In some states, a dog owner is liable for the dog’s behavior no matter what (a doctrine known as strict liability.) In other states, the dog owner is held liable for a dog bite only if it can be proved that he or she knew, or should have known, that the dog had a propensity to bite. This is often referred to as the one-bite rule. The dog (and its owner) might get away with the first bite if there was no previous history of viciousness — but if the beast ever bites again, the owner would be hard-pressed to claim ignorance of little Fifi’s true nature.
Maryland dog bite law generally adheres to the one-bite rule — but not if the injured person was trespassing on the dog owner’s property. That is because Maryland is also one of only five states that subscribe to the rule of Pure Contributory Negligence, which holds that an injured party cannot recover damages if his or her actions were partially at fault for the injury — even in the tiniest proportion to the fault of the other party. Expressed as a percentage, even if the injured party was one percent responsible for the injury and the other party was 99 percent responsible, the injured party is out of luck.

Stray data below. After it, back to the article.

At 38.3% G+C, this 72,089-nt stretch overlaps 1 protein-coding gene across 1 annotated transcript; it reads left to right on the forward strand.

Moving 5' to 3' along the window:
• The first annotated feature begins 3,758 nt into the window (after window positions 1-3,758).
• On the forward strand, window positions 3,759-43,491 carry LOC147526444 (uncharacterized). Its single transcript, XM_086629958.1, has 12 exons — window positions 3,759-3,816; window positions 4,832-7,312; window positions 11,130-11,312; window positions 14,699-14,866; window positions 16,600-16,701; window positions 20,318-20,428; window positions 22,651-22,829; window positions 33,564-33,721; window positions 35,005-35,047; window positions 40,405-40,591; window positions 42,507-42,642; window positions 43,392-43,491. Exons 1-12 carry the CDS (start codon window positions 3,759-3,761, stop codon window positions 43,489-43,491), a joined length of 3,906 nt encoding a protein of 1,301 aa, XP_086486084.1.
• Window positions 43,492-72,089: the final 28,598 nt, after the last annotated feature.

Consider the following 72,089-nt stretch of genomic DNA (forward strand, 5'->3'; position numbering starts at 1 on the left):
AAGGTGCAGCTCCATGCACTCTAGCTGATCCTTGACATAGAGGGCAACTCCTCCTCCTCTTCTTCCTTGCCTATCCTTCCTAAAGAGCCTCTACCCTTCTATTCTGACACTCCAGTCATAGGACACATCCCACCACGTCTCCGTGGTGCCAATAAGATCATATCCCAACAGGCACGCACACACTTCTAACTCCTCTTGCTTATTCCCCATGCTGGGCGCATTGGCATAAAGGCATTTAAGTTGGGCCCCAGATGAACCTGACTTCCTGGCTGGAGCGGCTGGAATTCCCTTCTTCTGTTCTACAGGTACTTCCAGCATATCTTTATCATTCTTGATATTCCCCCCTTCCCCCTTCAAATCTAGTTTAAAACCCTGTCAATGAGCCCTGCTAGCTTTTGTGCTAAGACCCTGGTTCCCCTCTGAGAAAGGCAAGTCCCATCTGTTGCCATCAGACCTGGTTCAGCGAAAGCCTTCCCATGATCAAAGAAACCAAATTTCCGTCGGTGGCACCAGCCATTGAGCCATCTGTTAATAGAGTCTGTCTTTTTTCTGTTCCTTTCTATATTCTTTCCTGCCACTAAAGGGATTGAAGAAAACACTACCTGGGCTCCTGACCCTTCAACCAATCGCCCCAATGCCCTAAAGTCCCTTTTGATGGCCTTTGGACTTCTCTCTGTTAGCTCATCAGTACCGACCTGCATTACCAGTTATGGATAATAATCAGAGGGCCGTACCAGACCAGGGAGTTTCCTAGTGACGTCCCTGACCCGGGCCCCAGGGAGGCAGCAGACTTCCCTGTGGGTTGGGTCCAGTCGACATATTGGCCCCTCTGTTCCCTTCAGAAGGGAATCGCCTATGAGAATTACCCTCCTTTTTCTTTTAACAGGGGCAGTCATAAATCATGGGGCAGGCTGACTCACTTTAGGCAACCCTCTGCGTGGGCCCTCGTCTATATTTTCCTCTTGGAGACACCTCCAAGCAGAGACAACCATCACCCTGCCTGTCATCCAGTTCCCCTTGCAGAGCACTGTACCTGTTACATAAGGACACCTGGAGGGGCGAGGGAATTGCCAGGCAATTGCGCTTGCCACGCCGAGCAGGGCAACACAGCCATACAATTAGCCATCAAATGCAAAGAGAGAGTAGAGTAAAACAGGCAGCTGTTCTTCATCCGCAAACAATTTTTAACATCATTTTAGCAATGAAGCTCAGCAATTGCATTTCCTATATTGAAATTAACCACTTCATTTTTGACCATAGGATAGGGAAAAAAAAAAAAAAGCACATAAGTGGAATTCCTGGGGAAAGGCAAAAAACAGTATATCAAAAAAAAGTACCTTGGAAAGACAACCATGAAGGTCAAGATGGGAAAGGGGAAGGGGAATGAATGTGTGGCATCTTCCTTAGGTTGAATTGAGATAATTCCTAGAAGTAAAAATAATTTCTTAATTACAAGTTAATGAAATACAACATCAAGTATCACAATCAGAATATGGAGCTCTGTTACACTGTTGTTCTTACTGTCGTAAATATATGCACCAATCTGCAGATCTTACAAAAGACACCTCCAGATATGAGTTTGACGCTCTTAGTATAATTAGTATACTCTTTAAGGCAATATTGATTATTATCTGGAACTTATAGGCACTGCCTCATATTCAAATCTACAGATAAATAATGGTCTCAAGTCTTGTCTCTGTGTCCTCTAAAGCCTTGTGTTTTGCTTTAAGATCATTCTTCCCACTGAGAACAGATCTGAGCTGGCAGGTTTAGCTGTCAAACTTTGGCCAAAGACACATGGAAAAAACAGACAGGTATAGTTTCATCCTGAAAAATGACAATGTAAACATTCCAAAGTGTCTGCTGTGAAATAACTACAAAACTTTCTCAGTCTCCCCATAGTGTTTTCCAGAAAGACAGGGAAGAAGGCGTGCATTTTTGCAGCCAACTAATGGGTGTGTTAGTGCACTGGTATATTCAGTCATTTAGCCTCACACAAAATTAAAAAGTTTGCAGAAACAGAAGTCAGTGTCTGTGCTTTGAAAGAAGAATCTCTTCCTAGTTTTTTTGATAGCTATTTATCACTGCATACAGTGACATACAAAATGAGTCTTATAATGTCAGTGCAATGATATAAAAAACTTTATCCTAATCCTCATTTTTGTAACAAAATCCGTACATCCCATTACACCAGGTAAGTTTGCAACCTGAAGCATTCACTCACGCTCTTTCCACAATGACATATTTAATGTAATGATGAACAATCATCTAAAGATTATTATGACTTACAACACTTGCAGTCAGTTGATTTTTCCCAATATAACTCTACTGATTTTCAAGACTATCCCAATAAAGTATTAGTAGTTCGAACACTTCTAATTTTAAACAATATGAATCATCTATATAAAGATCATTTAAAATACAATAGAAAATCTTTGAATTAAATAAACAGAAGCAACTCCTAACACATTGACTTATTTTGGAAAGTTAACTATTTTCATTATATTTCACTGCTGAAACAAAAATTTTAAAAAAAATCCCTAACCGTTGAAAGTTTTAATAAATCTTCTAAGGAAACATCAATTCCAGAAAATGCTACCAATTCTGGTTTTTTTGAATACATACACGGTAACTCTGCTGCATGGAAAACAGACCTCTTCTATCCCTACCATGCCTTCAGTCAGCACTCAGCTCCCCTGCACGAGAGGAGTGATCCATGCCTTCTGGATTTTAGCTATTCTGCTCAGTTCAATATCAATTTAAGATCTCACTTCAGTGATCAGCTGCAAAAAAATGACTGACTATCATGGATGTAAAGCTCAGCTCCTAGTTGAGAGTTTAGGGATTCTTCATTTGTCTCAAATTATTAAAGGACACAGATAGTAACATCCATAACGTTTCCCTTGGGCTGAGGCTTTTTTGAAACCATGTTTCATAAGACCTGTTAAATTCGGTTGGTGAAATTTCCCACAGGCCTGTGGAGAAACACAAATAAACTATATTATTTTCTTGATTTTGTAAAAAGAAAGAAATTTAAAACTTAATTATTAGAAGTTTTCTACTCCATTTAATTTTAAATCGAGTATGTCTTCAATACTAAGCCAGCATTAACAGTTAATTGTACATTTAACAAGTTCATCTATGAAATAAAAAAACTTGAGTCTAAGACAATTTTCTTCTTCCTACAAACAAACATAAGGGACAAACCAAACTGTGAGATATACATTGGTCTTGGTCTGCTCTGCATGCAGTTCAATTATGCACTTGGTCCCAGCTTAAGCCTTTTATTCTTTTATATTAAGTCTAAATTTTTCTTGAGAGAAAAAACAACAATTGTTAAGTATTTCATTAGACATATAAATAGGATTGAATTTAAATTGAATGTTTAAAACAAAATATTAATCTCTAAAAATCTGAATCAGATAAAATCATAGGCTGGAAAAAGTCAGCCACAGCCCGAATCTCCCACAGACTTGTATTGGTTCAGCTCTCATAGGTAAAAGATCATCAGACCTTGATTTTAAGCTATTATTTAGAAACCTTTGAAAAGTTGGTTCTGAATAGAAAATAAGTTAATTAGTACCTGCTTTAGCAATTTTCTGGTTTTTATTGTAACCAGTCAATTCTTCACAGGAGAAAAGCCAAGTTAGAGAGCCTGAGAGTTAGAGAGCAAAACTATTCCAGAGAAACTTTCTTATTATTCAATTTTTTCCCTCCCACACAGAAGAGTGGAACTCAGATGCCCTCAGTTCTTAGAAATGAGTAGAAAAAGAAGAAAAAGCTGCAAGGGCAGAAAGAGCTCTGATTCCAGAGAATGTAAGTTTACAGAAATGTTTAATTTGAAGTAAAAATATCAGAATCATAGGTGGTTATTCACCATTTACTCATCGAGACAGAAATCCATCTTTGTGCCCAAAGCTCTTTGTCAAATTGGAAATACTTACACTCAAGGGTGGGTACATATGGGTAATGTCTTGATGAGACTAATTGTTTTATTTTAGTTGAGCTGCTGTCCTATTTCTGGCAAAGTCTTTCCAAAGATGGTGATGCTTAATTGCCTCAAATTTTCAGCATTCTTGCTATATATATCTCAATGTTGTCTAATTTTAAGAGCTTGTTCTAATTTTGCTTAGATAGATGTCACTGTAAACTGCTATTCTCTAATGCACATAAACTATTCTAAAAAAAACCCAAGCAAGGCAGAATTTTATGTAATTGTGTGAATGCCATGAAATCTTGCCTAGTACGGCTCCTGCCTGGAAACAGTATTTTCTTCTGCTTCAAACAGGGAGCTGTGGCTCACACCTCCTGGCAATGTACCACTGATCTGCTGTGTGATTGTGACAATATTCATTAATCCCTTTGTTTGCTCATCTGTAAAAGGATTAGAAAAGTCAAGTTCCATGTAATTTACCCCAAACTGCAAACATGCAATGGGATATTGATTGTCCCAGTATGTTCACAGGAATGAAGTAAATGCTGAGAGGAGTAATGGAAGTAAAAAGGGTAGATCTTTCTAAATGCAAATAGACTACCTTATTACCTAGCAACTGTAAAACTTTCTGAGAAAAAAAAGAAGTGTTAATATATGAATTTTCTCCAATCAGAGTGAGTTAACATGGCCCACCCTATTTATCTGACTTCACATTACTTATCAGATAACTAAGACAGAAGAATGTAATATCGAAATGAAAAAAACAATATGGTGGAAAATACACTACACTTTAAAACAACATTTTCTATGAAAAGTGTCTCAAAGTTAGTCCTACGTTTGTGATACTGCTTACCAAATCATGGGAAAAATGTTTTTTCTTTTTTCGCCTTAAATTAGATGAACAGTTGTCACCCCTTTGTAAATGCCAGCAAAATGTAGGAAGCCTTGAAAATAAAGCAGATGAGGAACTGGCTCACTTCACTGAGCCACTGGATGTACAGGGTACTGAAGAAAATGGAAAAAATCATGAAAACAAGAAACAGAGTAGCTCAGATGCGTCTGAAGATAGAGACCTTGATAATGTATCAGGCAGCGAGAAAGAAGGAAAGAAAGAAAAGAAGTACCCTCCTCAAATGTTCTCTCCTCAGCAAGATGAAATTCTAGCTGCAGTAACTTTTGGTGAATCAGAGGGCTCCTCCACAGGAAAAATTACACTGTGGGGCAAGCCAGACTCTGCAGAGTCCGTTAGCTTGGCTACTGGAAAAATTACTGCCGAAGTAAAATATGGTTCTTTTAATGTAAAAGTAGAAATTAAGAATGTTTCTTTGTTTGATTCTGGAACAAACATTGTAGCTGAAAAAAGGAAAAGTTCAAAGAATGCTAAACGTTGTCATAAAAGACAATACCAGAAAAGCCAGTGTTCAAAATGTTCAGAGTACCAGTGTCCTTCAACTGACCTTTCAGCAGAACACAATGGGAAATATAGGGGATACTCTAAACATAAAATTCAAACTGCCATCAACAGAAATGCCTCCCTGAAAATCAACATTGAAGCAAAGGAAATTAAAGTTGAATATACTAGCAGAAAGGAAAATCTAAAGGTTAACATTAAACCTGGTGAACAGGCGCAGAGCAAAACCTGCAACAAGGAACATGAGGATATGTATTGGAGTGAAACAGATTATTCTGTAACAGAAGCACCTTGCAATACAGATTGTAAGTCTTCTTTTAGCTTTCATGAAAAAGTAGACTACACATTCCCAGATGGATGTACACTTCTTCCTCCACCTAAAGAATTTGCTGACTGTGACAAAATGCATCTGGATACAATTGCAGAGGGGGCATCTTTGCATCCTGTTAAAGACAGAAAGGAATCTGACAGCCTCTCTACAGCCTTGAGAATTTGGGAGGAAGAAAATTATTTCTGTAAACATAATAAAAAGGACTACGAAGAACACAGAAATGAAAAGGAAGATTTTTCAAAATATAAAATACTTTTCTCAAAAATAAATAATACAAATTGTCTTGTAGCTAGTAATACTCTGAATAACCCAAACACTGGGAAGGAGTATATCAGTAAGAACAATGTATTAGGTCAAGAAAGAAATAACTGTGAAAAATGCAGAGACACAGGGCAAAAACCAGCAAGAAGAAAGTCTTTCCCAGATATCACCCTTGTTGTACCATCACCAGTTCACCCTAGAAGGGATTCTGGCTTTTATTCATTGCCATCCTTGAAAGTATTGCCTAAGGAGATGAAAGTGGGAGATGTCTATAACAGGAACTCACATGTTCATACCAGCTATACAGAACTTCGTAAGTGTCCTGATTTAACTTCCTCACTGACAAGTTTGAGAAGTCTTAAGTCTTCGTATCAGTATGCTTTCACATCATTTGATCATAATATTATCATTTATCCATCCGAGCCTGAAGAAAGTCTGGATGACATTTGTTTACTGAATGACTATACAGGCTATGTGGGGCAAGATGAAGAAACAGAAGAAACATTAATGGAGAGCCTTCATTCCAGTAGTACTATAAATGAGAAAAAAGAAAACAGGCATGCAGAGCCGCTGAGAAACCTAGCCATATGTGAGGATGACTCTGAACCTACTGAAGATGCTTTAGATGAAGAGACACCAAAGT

That rule applies to all personal injury claims in the state — from auto accidents to slip-and-fall incidents. But when it comes to dog bites, it means Fang can gnaw away on an intruder and his owner won’t even get the legal equivalent of a newspaper on the nose (as long as he’s not standing by and cheering the dog on). So unless you are an invited guest, if you see a sign that says, Beware of Dog — Keep Out!, you might want to pay attention.